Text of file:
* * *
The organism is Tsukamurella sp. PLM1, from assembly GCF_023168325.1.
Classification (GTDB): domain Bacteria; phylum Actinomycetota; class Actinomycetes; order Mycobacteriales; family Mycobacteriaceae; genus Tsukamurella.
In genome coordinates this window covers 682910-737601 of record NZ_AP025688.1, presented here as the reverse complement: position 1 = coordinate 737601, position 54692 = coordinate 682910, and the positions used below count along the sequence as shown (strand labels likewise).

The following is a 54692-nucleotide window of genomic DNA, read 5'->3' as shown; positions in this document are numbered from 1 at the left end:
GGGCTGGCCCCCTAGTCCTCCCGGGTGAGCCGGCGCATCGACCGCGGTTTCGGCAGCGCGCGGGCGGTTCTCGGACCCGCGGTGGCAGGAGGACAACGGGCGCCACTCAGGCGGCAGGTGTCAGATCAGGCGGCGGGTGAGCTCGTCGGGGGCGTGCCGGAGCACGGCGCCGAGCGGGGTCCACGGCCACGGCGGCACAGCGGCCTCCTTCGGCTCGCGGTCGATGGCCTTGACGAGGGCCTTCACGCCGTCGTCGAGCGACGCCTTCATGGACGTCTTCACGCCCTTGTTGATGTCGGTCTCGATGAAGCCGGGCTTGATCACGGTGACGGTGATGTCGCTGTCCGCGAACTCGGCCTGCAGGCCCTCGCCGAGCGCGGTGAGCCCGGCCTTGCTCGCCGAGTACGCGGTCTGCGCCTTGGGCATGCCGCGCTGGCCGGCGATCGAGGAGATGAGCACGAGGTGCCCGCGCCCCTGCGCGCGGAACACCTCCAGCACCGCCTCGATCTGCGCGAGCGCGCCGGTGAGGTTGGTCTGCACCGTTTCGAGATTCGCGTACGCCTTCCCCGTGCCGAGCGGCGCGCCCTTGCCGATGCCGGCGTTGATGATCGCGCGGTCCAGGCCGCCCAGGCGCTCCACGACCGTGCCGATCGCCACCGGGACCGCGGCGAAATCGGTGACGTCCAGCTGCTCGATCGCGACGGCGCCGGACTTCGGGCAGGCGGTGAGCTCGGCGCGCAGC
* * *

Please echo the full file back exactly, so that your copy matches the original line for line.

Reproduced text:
The organism is Tsukamurella sp. PLM1, from assembly GCF_023168325.1.
Classification (GTDB): domain Bacteria; phylum Actinomycetota; class Actinomycetes; order Mycobacteriales; family Mycobacteriaceae; genus Tsukamurella.
In genome coordinates this window covers 682910-737601 of record NZ_AP025688.1, presented here as the reverse complement: position 1 = coordinate 737601, position 54692 = coordinate 682910, and the positions used below count along the sequence as shown (strand labels likewise).

The following is a 54692-nucleotide window of genomic DNA, read 5'->3' as shown; positions in this document are numbered from 1 at the left end:
GGGCTGGCCCCCTAGTCCTCCCGGGTGAGCCGGCGCATCGACCGCGGTTTCGGCAGCGCGCGGGCGGTTCTCGGACCCGCGGTGGCAGGAGGACAACGGGCGCCACTCAGGCGGCAGGTGTCAGATCAGGCGGCGGGTGAGCTCGTCGGGGGCGTGCCGGAGCACGGCGCCGAGCGGGGTCCACGGCCACGGCGGCACAGCGGCCTCCTTCGGCTCGCGGTCGATGGCCTTGACGAGGGCCTTCACGCCGTCGTCGAGCGACGCCTTCATGGACGTCTTCACGCCCTTGTTGATGTCGGTCTCGATGAAGCCGGGCTTGATCACGGTGACGGTGATGTCGCTGTCCGCGAACTCGGCCTGCAGGCCCTCGCCGAGCGCGGTGAGCCCGGCCTTGCTCGCCGAGTACGCGGTCTGCGCCTTGGGCATGCCGCGCTGGCCGGCGATCGAGGAGATGAGCACGAGGTGCCCGCGCCCCTGCGCGCGGAACACCTCCAGCACCGCCTCGATCTGCGCGAGCGCGCCGGTGAGGTTGGTCTGCACCGTTTCGAGATTCGCGTACGCCTTCCCCGTGCCGAGCGGCGCGCCCTTGCCGATGCCGGCGTTGATGATCGCGCGGTCCAGGCCGCCCAGGCGCTCCACGACCGTGCCGATCGCCACCGGGACCGCGGCGAAATCGGTGACGTCCAGCTGCTCGATCGCGACGGCGCCGGACTTCGGGCAGGCGGTGAGCTCGGCGCGCAGC